You should also be aware that other forms of income that may not seem as obvious are also taxed. For example, if you receive benefits for services you provide, these may also be considered to be taxable income. For example, if you have a company car which you use for your personal daily life, this may also count as part of your taxable income. These are commonly known as “fringe benefits” and it is worth checking with a tax advisor to see which of these count as part of your taxable income.

Note

You may have to pay tax on income you don’t even have yet. For example, if a relative sends you a check for your birthday, but you don’t cash it by the end of the tax year, the date of the check is what counts, not when you receive the income. So this would also count as taxable income for the year you received it.

Non-taxable income

Income tax doesn’t apply to all types of income, as the name would have you believe. Of course, the majority of a person’s income can be taxed through income tax, but there may be some exceptions to this. For example, inheritance money and gifts are not taxable, as well as child support payments, health care benefits, and welfare payments. The full list can be found on the IRS website under Publication 525, which lists taxable and non-taxable income in detail. If you’re in doubt about what income of yours is taxable, and what isn’t, check with a local tax advisor!

Tax exemptions

Tax exemptions reduce the amount of tax you have to pay, including income tax in the form of personal exemptions, for example.

  • Organizations with tax exempt status: If an organization has applied for and received tax-exempt status from the IRS, then it doesn’t have to pay federal income tax.
     
  • State and local exemptions: State and local governments will often exempt businesses from having to pay certain taxes to stimulate the local economy. This will often apply to sales tax.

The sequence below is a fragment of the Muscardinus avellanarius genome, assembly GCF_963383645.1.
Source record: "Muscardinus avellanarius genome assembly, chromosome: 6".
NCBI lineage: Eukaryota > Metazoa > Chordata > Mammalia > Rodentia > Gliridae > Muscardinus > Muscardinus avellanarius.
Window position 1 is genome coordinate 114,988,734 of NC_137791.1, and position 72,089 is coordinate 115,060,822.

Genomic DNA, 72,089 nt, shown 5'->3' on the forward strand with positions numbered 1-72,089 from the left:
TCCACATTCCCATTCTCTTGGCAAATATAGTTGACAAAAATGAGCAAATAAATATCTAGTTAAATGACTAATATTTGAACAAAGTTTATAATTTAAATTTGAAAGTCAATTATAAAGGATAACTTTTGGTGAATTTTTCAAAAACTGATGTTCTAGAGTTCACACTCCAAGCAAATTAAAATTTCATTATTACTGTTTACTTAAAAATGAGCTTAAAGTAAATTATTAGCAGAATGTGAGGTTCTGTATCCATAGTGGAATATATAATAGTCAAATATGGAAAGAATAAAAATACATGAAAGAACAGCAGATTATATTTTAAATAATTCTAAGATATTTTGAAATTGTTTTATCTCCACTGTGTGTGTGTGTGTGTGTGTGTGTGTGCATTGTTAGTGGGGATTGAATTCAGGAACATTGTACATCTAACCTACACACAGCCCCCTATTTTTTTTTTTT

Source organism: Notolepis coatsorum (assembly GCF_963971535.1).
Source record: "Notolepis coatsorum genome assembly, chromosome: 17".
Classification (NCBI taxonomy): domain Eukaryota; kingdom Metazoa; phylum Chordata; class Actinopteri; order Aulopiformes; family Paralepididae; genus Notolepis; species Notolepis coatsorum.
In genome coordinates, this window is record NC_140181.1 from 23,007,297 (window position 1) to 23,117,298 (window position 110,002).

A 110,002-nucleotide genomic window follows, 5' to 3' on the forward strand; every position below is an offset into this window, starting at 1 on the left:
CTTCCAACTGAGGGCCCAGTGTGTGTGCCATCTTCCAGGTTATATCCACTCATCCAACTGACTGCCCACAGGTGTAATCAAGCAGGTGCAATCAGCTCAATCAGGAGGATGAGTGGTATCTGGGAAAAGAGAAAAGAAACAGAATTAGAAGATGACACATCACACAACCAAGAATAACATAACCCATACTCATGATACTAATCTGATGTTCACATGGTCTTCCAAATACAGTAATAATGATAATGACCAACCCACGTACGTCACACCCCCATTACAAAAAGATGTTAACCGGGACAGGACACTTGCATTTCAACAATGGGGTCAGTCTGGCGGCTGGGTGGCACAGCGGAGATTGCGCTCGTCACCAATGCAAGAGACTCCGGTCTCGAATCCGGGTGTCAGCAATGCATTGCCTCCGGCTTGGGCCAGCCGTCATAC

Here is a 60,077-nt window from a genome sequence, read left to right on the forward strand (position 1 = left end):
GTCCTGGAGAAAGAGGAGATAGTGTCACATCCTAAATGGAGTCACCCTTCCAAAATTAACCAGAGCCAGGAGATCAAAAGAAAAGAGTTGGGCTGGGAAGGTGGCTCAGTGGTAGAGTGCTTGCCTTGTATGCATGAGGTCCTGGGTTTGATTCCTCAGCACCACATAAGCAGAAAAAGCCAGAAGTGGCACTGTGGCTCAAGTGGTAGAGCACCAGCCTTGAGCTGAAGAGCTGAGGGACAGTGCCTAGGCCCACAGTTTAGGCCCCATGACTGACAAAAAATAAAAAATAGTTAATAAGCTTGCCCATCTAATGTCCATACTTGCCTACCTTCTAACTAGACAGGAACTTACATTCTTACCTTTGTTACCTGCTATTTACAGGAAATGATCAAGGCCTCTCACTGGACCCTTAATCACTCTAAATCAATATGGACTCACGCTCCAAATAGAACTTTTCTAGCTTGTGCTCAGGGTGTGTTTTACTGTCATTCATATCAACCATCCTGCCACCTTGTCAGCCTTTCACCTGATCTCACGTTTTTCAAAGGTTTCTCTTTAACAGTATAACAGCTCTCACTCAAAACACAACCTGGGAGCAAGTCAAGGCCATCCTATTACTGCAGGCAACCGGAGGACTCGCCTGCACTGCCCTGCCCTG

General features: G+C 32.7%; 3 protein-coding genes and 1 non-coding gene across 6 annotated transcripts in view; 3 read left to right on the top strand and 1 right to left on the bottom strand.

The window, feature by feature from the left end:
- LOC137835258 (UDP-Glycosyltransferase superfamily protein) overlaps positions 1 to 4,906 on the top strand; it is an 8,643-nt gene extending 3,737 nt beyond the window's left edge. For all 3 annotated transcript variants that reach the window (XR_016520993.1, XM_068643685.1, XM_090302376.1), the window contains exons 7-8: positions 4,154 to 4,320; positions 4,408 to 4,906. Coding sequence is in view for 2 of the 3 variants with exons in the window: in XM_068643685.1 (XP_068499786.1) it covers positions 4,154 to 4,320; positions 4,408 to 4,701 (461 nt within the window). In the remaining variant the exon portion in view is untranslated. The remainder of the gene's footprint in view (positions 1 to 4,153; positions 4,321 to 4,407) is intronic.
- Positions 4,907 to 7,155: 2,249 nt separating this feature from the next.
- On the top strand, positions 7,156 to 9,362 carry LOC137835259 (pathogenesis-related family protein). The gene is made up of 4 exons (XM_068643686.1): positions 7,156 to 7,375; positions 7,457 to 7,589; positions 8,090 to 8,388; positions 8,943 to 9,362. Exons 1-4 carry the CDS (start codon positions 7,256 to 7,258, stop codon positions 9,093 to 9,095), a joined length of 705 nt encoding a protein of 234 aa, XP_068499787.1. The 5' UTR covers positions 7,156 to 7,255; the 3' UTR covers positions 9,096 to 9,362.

Since the beginning of 2018 the following two tax exemptions are no longer required on your federal tax return, but for the two years leading up to the 2018 tax year, you’ll still submit them as part of the return.

  • Personal exemptions: This is a fixed amount, but this fixed amount can increase over the years. Like with a deduction (see below), a personal exemption reduces the gross amount of your income.
     
  • Dependent exemptions: You can also take exemptions for each dependent (e.g. children under 19, students under 24) you claim. If your relative lives with you, they can also qualify as dependents, and your parents will qualify, even if you live separately.

Deductions

Deductions are a fixed amount of money which will not be taxed as part of income tax. They are costs that the government will not tax, so for example, if you are repaying your student loan, you won’t be taxed on the income you made to repay that loan. In other words, the amount paid into student loan repayments each year would be deducted from the gross income, meaning that you’d have to pay less income tax overall.

There is also a deduction known as the “standard deduction,” in which the government won’t tax a certain portion of an individual’s income. This can change from year to year. Furthermore, it is worth checking if your state has state-specific deductions. These may be less general than the standard deduction, and apply only to certain areas. For example, some states will allow you to deduct half of your rent from your gross income – so it is definitely worth checking with your local and state regulations to see if you can find other deductions that apply to you.

Income tax for businesses

Depending on your business’ structure, you’ll either have to file an annual income tax return, or an information return – the IRS has a helpful overview of which structures should file which returns on their business structures page. If you do not pay income tax via withholding, it might be the case that you have to pay estimated tax. This means that you must still pay tax on your income, but you estimate the tax you have to pay on your regular payments. Estimated tax isn’t just used to pay just income tax, however, but also other taxes such as self-employment taxes, if applicable. More information can be found on the IRS website’s estimated tax page, and it may be helpful to consult a tax advisor.